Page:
You are a man of title, of fortune, of fashion, of taste, of learning; and, you slight this study : you leave it altogether to the public teachers of our religion. And what is the result? That you are as much unac quainted with the constitution, as indifferent to the author, and as regardless of the means of your highest felicity, as the profanum vulgus ! Could Solomon's fool act a more contemptible part, when he was

scattering fire-brands, arrowa, and death, and thought it sport ?.

Were you better informed in that science, which is the brightest orna. ment, and adds the greatest dignity, to the human intellect, you would know, that nothing ought to be accounted the happiness of an immortal, bat that, which is perfective of his nature ; but that which accords with his reason, in its highest state of improvement ; but that which is consonant with the purest virtue ; but that which is superior to all sublunary enjoy. ments, but that which is as eternal, as his existence ; which is therefore represented to us, in the sacred oracles, by a moral union with the inex: haustible fountain of all truth, excellence, and good ; an union of mind,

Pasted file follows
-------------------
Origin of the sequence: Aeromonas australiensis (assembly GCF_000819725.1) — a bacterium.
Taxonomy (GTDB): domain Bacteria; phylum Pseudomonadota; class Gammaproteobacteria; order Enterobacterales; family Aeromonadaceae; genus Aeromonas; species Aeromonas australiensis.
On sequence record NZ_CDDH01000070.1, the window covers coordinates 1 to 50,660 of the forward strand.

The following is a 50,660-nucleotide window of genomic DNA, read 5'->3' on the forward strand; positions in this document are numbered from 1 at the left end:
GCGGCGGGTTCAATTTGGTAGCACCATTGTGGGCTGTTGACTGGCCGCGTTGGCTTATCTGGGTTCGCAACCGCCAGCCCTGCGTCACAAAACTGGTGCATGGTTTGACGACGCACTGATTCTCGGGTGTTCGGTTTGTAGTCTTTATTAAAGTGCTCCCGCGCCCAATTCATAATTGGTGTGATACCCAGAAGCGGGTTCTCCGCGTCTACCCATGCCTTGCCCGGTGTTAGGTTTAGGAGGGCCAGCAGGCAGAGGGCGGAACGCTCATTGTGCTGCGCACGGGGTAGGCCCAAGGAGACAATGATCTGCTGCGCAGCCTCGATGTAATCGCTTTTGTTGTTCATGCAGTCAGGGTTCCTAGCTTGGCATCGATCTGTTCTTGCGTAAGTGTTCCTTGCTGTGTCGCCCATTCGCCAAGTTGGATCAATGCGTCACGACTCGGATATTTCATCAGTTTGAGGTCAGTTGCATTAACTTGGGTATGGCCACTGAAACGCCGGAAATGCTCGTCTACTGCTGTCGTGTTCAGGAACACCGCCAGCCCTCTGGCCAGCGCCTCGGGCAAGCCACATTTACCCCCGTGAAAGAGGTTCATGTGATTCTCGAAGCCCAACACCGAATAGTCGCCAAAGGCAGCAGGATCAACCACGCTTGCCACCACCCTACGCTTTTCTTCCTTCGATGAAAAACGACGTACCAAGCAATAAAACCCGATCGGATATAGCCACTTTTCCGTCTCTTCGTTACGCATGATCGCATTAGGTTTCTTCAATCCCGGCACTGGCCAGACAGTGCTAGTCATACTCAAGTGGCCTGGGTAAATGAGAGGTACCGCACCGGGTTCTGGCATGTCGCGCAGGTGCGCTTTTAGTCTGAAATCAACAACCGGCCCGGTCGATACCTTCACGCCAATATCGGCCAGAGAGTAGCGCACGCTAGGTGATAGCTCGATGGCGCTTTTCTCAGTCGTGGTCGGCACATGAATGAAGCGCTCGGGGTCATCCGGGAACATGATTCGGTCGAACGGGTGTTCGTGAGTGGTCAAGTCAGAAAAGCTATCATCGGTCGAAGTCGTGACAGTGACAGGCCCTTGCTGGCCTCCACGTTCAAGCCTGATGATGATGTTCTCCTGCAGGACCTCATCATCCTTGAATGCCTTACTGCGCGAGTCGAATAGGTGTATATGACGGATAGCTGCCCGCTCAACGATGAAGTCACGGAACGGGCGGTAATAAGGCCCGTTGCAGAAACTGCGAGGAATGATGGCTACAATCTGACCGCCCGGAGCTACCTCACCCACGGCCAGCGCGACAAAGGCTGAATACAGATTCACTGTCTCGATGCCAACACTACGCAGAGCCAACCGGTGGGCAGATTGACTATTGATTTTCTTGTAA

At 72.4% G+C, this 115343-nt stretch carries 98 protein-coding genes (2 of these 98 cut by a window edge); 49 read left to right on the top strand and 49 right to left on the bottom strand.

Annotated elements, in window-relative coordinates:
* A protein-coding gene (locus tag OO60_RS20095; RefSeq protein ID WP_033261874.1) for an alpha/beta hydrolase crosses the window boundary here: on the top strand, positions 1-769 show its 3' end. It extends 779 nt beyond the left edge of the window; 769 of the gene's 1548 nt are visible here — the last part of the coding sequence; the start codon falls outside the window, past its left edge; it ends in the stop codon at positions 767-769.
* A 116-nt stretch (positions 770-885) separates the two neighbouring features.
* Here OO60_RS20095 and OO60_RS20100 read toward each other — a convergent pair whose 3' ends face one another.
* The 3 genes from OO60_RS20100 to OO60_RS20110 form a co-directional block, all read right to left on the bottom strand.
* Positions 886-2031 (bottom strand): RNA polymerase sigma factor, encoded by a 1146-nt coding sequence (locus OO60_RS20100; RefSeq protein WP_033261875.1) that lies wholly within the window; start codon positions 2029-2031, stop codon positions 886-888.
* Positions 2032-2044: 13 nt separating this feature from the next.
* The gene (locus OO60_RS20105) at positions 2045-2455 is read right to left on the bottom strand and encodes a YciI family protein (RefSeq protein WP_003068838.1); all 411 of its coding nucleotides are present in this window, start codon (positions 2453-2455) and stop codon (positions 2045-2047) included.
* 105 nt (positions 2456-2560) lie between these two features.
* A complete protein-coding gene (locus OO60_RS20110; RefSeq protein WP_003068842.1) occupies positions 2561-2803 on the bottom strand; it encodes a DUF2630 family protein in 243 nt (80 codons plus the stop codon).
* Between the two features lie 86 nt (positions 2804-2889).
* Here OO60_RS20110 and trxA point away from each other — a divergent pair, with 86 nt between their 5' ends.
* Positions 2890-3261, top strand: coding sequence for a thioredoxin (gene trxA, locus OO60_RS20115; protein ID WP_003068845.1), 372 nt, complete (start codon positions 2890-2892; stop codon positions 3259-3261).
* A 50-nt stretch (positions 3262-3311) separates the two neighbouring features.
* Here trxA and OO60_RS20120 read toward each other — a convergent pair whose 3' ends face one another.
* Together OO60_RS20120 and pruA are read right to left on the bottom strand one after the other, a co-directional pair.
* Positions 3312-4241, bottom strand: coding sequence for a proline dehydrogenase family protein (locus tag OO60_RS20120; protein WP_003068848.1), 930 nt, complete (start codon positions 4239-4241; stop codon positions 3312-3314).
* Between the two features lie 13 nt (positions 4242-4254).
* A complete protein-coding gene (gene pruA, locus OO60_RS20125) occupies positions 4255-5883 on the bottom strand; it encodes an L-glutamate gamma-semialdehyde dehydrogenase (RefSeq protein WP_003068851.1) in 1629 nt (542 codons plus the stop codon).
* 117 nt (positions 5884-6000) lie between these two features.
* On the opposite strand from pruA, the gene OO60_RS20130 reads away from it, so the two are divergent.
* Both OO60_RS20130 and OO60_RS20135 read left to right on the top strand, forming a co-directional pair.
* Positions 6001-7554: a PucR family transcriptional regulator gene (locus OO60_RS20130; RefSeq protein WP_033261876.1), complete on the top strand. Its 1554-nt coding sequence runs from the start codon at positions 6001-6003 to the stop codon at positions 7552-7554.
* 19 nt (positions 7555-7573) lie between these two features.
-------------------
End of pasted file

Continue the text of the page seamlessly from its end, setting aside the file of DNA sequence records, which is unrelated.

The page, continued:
will, and affection. Nor can I devise a more comprehensive definition of religion itself, in fewer words than these. pp. 394 - 396.